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COVID-19 vaccines: States facing inelastic supply curve, Centre should place orders, says SBI

It advised that India should follow EU template for vaccine procurement, and the Centre, in coordination with states, should enter into deals with pharma companies to vaccinate a sizeable population.

twitter-logoBusinessToday.In | May 23, 2021 | Updated 23:04 IST
COVID-19 vaccines: States facing inelastic supply curve, Centre should place orders, says SBI
The government should focus on vaccinating people of the worst affected districts first so that the spread of infections can be controlled.

The Indian states trying to place orders directly with drug makers for COVID-19 vaccines are facing an inelastic supply curve at least for the next two months, and this approach is also leading to increased competition among the states, according to SBI.

While poorer states with high population would not be able to vaccinate themselves quickly through this approach, richer states may have to pay a much steeper price given the global oligopolistic market, the research wing of State Bank of India (SBI) said in its 'Ecowrap' report released on Friday.

It advised that India should follow the European Union (EU) template for vaccine procurement, and the Centre, in coordination with states, should enter into deals with pharma companies to vaccinate a sizeable population.

"Globally, the EU Commission jointly with a Joint Negotiation Team carries out the negotiations with vaccine suppliers. The members of the Joint Negotiation Team - representing seven Member States - are appointed by a Steering Committee. The Steering Committee discusses and reviews all aspects of the Advanced Purchase Agreement (APA) contracts before signature. All EU Member States are represented in this Committee. All Member States have endorsed this approach, which is at the heart of the EU Vaccines Strategy," the report said.

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The government should focus on vaccinating people of the worst affected districts first so that the spread of infections can be controlled, the report added.

Taking the vaccine's price in the range of $2 to $40 as per the UNICEF's website, the report analysed different scenarios with different price ranges at $5, $10, $20, $30 and $40, with the rupee dollar exchange rate of 73, and assuming that Centre gives 50 per cent of the vaccines for the states' population.

As per the scenario analysis and the budgeted FY22 total expenditure of 20 major states, "at the highest price point, the vaccine procurement is 16 per cent of the total expenditure for Bihar, 12 per cent for states like Uttar Pradesh and Jharkhand", the report said, adding that this expenditure is an absolute must as even at highest vaccine price, the total vaccination cost at Rs 3.7 lakh crore is much lower than revenue loss at Rs 5.5 lakh crore assuming lockdown for states end mostly by June.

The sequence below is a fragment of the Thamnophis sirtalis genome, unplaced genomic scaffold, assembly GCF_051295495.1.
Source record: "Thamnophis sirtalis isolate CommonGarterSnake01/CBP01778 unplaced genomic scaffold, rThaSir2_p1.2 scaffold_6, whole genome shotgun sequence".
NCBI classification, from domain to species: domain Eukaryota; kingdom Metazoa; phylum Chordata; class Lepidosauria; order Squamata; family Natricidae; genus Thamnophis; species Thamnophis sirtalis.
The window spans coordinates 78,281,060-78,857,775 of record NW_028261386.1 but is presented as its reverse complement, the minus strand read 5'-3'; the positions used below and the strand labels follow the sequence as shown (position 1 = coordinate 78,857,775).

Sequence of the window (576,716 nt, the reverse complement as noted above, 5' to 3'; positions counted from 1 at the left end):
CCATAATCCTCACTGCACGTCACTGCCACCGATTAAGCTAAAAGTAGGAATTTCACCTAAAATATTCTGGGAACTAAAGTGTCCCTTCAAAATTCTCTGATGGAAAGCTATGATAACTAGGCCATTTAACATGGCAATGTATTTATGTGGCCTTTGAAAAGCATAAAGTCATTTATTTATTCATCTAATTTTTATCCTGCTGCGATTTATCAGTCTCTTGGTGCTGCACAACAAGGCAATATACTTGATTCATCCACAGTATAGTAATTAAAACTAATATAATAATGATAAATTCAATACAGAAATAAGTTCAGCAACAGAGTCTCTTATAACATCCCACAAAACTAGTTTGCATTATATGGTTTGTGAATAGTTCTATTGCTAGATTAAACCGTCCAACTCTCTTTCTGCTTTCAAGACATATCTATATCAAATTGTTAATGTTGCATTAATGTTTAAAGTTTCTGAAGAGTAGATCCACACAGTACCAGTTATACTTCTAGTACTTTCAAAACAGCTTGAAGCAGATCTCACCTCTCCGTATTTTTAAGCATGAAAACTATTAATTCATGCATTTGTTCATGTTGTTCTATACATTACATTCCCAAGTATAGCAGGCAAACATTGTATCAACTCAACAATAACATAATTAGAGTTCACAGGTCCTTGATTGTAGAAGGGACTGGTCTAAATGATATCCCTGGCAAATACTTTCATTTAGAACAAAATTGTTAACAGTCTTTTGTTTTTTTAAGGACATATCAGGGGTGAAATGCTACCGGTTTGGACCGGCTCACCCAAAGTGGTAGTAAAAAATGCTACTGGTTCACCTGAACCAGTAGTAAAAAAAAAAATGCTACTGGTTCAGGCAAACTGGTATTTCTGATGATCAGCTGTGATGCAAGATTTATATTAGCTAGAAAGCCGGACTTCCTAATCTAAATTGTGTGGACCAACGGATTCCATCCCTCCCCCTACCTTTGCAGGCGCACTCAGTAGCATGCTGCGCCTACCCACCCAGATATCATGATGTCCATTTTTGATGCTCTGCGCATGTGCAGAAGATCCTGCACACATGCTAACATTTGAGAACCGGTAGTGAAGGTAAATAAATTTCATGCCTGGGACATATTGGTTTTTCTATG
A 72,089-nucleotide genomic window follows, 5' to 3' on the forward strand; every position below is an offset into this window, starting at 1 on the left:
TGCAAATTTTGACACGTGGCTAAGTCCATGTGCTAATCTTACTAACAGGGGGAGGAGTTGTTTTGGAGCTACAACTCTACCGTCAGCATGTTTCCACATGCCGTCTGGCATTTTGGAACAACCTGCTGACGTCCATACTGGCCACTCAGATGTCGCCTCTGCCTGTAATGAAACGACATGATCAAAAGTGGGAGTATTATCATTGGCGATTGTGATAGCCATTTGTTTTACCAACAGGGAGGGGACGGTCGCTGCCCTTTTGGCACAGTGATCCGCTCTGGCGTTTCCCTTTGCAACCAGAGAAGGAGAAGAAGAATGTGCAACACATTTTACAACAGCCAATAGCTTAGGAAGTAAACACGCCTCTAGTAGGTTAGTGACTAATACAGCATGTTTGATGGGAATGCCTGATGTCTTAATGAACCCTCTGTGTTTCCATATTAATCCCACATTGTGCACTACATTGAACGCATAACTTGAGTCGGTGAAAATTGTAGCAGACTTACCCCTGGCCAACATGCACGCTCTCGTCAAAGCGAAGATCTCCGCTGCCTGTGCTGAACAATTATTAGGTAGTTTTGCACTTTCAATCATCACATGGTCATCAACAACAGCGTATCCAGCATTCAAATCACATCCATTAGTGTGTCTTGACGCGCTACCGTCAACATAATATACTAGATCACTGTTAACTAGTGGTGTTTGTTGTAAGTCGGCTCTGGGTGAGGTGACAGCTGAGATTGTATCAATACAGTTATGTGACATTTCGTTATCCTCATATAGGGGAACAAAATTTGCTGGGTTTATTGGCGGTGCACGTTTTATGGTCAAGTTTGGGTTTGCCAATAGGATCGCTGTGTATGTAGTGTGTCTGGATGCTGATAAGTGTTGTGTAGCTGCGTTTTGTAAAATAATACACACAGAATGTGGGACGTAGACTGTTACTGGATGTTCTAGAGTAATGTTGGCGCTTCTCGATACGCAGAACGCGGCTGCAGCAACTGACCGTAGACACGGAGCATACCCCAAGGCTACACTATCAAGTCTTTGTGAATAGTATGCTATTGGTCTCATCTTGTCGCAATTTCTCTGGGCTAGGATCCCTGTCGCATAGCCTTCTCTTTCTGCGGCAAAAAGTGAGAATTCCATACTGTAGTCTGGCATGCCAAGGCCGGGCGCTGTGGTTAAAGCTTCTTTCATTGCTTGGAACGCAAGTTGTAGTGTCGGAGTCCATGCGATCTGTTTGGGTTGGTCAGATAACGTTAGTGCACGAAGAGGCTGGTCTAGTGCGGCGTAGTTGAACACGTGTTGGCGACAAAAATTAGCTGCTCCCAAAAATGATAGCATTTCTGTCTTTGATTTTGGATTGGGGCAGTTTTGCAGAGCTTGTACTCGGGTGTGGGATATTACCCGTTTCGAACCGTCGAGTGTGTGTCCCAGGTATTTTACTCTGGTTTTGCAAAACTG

"...the budgeted capital expenditure of Rs 8.8 lakh crore could see a significant rollback to balance revenue loss, further exacerbating GDP loss. Additionally, the payment though will be made in domestic rupee resources, it would possibly imply equivalent dollars from our reserves to make the payment! However, such payments could potentially trigger a renewed interest of capital flows into India as investors will look through the huge benefits of such mass vaccination," Ecowrap said.

Second wave

The second wave of COVID-19 pandemic has beens stabilising for few days, and the daily recovered cases have been above daily new cases for 12 days, which indicates that the peak of the wave might be over, SBI said. However, it warned that the infection is spreading fast in rural areas with share of rural districts in new cases rising rapidly during May.

Also read: COVID-19 lockdown in Delhi extended till May 31

"It has increased from 45.5 per cent in end-Apr'21 to 48.5 per cent as on 3rd May to 52.9 per cent as per the latest data. This is slightly lower than the peak of 53.7 per cent observed during end-Aug'20. The fast spread of infection in rural areas is disturbing as rural India does not have adequate health infrastructure," the report said.

It said many of the states with high rural penetration of COVID-19 produce paddy, wheat, pulses, sugarcane, among others, and if the production of these staples gets affected, it is likely to put upwards pressure on food inflation going forward.

Lockdown impact

The extended lockdowns and restrictions are having huge negative impact on economic activity, particularly in May, it said.

SBI said its business activity index dipped to 62.6 for the week ended May 17, with all the indicators declining compared to the previous week. "The current level is 51-weeks low with 58.7 last registered in the week ended 25 May'20. The latest reading shows maximum decline in weekly food arrival followed by RTO revenue collections and electricity consumption."

However, with sequential reopening and removal of restrictions expected from June, the report said the destruction to overall activity in April-June FY22 will be lower than what was witnessed in FY21. Besides, vaccination is also expected to pick up pace from July, which will further aid in the recovery.

Also read: Coronavirus vaccines highly protective against hospitalisation, death, shows study

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